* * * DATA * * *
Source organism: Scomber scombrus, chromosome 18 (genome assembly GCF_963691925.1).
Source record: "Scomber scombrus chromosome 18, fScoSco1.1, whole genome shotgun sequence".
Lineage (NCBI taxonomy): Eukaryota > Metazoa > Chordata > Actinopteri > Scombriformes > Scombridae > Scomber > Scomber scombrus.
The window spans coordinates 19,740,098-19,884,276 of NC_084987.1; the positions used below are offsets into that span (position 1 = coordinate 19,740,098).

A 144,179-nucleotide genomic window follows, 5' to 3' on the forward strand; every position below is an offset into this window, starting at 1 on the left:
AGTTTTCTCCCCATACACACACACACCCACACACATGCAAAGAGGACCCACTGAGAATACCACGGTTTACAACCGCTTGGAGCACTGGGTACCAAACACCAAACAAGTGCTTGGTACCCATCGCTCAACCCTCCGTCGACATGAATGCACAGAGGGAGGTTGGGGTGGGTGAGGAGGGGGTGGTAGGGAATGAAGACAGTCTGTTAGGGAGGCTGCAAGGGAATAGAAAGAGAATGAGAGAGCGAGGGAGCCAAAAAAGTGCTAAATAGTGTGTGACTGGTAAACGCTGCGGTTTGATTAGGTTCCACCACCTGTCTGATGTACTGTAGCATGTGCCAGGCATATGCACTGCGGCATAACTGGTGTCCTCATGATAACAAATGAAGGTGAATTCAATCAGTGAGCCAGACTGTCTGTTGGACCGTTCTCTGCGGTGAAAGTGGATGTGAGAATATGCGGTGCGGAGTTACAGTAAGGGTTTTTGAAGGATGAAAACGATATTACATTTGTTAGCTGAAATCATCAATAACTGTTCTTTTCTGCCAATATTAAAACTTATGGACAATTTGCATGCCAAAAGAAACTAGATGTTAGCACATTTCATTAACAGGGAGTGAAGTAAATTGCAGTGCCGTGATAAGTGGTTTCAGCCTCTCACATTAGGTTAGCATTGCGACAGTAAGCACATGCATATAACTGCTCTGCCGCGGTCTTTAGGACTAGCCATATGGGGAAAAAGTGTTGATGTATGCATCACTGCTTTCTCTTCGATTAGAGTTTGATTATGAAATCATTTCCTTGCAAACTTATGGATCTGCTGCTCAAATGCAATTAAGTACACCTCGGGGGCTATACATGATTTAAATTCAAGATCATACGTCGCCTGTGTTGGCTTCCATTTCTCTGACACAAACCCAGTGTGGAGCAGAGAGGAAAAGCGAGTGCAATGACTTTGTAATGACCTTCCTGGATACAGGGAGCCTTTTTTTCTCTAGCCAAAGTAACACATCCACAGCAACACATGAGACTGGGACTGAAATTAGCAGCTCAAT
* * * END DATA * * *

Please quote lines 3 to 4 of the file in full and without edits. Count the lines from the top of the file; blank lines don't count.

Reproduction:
Lineage (NCBI taxonomy): Eukaryota > Metazoa > Chordata > Actinopteri > Scombriformes > Scombridae > Scomber > Scomber scombrus.
The window spans coordinates 19,740,098-19,884,276 of NC_084987.1; the positions used below are offsets into that span (position 1 = coordinate 19,740,098).